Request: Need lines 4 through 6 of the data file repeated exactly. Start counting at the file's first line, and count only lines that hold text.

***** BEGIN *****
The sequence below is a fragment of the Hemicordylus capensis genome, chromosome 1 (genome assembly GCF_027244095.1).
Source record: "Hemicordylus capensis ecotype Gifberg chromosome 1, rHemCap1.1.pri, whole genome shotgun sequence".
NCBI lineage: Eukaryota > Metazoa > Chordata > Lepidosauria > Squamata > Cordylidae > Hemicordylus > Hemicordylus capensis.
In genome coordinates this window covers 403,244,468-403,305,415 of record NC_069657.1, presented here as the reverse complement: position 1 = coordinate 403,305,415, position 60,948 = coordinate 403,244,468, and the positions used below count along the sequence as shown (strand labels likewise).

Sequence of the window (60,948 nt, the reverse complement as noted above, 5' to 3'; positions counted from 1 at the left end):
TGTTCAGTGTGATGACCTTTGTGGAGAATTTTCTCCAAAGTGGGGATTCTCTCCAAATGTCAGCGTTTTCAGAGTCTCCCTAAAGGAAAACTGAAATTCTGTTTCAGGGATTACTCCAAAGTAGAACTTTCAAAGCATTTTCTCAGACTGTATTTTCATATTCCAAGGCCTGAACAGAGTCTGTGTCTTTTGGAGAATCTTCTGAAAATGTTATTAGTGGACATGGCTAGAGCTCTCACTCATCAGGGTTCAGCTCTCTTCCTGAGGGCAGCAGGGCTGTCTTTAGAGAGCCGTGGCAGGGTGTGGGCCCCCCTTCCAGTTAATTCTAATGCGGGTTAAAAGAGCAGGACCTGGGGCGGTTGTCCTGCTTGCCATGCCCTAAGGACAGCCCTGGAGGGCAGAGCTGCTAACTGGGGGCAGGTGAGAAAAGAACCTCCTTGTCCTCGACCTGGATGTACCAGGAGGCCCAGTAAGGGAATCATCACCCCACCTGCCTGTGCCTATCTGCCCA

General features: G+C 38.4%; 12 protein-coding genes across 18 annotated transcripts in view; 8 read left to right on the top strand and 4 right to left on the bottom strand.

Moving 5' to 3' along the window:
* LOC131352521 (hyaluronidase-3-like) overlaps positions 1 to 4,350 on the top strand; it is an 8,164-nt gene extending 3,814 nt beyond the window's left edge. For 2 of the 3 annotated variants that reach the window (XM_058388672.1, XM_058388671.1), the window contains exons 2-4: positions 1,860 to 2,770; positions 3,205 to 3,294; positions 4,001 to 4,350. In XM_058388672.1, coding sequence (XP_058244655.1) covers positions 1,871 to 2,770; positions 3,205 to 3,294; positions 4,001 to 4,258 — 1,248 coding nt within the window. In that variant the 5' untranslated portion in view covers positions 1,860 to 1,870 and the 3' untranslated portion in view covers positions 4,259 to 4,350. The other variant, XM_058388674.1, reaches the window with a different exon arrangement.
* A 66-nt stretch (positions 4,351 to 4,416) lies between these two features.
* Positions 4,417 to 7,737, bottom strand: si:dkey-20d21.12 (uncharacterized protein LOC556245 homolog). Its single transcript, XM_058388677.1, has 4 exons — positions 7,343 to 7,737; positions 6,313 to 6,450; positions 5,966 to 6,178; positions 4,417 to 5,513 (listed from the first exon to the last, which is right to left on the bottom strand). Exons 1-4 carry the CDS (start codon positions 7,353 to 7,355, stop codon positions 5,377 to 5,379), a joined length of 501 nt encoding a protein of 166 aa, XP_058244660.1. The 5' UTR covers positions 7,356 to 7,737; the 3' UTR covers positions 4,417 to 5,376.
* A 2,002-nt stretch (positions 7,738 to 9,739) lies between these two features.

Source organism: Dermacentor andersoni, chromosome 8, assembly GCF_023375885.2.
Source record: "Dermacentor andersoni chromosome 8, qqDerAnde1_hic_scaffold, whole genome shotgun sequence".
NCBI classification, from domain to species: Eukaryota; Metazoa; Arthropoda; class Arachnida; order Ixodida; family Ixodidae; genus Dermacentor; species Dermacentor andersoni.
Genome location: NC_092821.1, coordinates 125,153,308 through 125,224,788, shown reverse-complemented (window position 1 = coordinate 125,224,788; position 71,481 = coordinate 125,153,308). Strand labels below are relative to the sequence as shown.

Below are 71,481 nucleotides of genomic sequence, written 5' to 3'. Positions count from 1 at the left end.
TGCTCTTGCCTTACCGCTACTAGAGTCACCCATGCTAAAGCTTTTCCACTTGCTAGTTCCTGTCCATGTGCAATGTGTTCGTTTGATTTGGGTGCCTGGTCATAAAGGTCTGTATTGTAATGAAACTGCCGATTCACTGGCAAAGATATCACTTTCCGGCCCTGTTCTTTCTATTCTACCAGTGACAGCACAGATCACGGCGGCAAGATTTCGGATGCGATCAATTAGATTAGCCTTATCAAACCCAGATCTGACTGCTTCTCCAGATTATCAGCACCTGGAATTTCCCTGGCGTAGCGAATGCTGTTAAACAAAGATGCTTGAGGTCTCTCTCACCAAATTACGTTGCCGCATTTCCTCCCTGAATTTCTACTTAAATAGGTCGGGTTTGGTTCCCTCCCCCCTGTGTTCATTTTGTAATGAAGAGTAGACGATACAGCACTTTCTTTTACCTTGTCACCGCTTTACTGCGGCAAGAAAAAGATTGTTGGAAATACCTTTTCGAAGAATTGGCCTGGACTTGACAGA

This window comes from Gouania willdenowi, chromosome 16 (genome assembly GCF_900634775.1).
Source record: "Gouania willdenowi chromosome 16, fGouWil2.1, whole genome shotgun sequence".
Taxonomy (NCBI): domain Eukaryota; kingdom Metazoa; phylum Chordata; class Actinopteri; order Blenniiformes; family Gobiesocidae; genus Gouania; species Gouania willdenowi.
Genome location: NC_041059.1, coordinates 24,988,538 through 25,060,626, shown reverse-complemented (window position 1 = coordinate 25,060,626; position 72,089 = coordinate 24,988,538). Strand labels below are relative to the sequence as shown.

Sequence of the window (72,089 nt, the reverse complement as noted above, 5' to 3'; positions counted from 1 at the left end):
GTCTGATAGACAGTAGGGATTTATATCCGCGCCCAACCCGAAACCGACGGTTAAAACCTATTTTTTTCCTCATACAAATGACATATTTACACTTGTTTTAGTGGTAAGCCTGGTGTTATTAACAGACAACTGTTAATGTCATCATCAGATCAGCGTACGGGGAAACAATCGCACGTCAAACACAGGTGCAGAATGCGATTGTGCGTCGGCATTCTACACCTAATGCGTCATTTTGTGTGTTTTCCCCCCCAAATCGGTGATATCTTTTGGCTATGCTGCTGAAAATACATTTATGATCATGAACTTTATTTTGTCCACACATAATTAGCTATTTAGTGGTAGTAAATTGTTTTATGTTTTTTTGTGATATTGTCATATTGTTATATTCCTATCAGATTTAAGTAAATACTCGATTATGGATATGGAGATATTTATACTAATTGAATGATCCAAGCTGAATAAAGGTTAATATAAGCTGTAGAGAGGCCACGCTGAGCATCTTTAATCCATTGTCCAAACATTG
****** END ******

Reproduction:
In genome coordinates this window covers 403,244,468-403,305,415 of record NC_069657.1, presented here as the reverse complement: position 1 = coordinate 403,305,415, position 60,948 = coordinate 403,244,468, and the positions used below count along the sequence as shown (strand labels likewise).

Sequence of the window (60,948 nt, the reverse complement as noted above, 5' to 3'; positions counted from 1 at the left end):
TGTTCAGTGTGATGACCTTTGTGGAGAATTTTCTCCAAAGTGGGGATTCTCTCCAAATGTCAGCGTTTTCAGAGTCTCCCTAAAGGAAAACTGAAATTCTGTTTCAGGGATTACTCCAAAGTAGAACTTTCAAAGCATTTTCTCAGACTGTATTTTCATATTCCAAGGCCTGAACAGAGTCTGTGTCTTTTGGAGAATCTTCTGAAAATGTTATTAGTGGACATGGCTAGAGCTCTCACTCATCAGGGTTCAGCTCTCTTCCTGAGGGCAGCAGGGCTGTCTTTAGAGAGCCGTGGCAGGGTGTGGGCCCCCCTTCCAGTTAATTCTAATGCGGGTTAAAAGAGCAGGACCTGGGGCGGTTGTCCTGCTTGCCATGCCCTAAGGACAGCCCTGGAGGGCAGAGCTGCTAACTGGGGGCAGGTGAGAAAAGAACCTCCTTGTCCTCGACCTGGATGTACCAGGAGGCCCAGTAAGGGAATCATCACCCCACCTGCCTGTGCCTATCTGCCCA